Berliner Höhlenkundliche Berichte,
Inhalt Band 37:
Ezzatollah Raeisi & Michael Laumanns:
Iran Cave Directory 2nd Edition
Dieser Band wurde durch die Bände 45–46 ersetzt / This volume has been replaced by volumes 45–46
[Inhaltsverzeichnis]   [Zusammenfassung]


Kapitel Titel Seite
Abstract / Zusammenfassung 4
1. Acknowledgements 5
2. An assessment of the current situation of speleology in Iran 6
3. Geological and hydrogeological settings of Iran with special reference to kastifiable rocks 11
4. Cave directory of Iran (as at 30th June 2009) 13
4.1 General remarks 13
4.2 Table 1 (some karst formations in Iran with extensive outcrop) 16
4.3 Table 2 (caves according to their names in alphabetical order) 17
4.4 Table 3 (further cave locations) 77
4.5 Table 4 (caves according to provinces, arranged from NW to SE) 87
4.6 Table 5 (caves according to their length, extract) 118
4.7 Table 6 (caves according to their depth, extract) 122
5. References 123
6. Annex 1 (cave maps) 127
7. Annex 2 (geological map of Iran) 143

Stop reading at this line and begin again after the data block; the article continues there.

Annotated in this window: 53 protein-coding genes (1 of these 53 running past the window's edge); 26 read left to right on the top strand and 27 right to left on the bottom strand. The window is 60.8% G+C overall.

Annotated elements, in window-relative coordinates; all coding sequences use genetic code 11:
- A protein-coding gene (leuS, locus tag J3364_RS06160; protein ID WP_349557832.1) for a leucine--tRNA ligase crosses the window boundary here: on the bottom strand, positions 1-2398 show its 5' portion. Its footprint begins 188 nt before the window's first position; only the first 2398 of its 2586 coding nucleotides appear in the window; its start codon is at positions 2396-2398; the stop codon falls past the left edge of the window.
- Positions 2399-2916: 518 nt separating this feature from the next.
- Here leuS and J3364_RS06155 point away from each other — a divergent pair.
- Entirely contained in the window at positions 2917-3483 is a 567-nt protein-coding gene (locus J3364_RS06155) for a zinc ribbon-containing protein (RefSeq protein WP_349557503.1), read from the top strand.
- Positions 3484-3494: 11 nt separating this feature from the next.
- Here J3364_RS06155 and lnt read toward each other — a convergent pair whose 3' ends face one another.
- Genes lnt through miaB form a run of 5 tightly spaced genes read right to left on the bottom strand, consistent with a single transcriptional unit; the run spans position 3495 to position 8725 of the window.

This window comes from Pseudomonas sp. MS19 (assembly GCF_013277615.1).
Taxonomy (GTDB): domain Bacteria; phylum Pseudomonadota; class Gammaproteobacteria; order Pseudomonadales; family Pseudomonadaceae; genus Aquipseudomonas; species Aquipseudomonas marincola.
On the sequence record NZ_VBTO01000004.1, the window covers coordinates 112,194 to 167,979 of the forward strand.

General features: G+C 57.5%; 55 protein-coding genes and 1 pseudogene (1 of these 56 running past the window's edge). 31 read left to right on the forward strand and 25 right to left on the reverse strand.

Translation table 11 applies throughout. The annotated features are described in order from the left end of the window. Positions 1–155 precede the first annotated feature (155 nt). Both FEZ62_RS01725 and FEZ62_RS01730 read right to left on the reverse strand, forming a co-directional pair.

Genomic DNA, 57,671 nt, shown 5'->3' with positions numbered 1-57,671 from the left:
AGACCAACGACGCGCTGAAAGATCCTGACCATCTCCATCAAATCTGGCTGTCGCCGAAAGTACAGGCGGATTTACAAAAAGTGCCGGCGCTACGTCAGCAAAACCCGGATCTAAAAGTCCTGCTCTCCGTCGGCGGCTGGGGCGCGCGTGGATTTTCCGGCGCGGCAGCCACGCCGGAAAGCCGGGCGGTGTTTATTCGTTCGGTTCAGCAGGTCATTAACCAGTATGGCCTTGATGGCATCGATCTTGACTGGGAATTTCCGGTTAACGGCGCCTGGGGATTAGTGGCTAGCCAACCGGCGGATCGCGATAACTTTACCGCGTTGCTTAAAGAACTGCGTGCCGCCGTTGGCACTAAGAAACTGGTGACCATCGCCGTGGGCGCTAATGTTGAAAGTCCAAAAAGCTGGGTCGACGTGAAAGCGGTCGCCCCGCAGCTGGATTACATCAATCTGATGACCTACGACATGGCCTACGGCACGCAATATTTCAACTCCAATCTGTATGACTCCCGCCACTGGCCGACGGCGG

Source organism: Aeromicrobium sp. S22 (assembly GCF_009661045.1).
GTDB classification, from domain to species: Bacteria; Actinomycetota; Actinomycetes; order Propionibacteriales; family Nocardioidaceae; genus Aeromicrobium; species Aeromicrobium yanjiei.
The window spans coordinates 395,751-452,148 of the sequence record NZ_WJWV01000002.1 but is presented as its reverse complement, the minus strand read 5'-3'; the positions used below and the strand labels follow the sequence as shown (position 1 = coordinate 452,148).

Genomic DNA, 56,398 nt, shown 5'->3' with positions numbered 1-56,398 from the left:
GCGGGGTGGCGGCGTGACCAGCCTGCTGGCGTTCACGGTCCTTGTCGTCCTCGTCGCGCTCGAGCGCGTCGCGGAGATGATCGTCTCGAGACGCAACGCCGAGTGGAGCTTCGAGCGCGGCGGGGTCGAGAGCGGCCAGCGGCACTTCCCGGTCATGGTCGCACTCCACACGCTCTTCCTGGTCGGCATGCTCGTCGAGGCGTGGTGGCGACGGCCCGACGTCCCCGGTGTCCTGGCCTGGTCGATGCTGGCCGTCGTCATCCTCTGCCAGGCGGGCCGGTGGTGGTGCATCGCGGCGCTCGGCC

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This edition of the “Berliner Höhlenkundliche Berichte” is based on volume 10 of this publication series, which was released in the year 2003 and described more than 515 cave locations. Although due to the political circumstances the possibilities for foreigners to conduct karst research in Iran are somewhat limited a number of explorative projects have taken place since 1997, yielding the long–awaited discovery of the world’s longest salt cave by a Czech team in 2006, the survey of the new longest cave of Iran (Ghar Katalehkhor), as well as several interesting speleological projects carried out by an Iranian–Austrian group, Iranian–British explorations as well as a UIS training expedition. Furthermore additional lists on Iranian caves were evaluated and more publications of an older date were checked. In the course of own speleological investigations in Iran it was realised that a significant number of Iranian publications exist that deal with speleology in general and cave locations in detail. They all have in common that they are written in Farsi, a language unique in writing style and spoken in Iran and some of the neighbouring countries. It was regarded to be a useful contribution to speleology to make this information on the state of cave research in Iran known to international circles. About 850 cave locations are described below. The entry of additional information may be the subject of another updated edition in the future. The following list should encourage speleologists and karstologists to visit Iran and to raise the level of knowledge on Iranian caves. Iran has special entry regulations. It is not possible for individuals to enter the country without an official invitation and a formally granted visa permission. Hence, it is strongly recommended to officially apply for a joint project that implies state of the art surveying work, the delivery of a quality report for the Iranian project partners and an adequate respect for the culture of the host country. On this basis caving in Iran will certainly be an impressive experience and of sustainable benefit for all participants.

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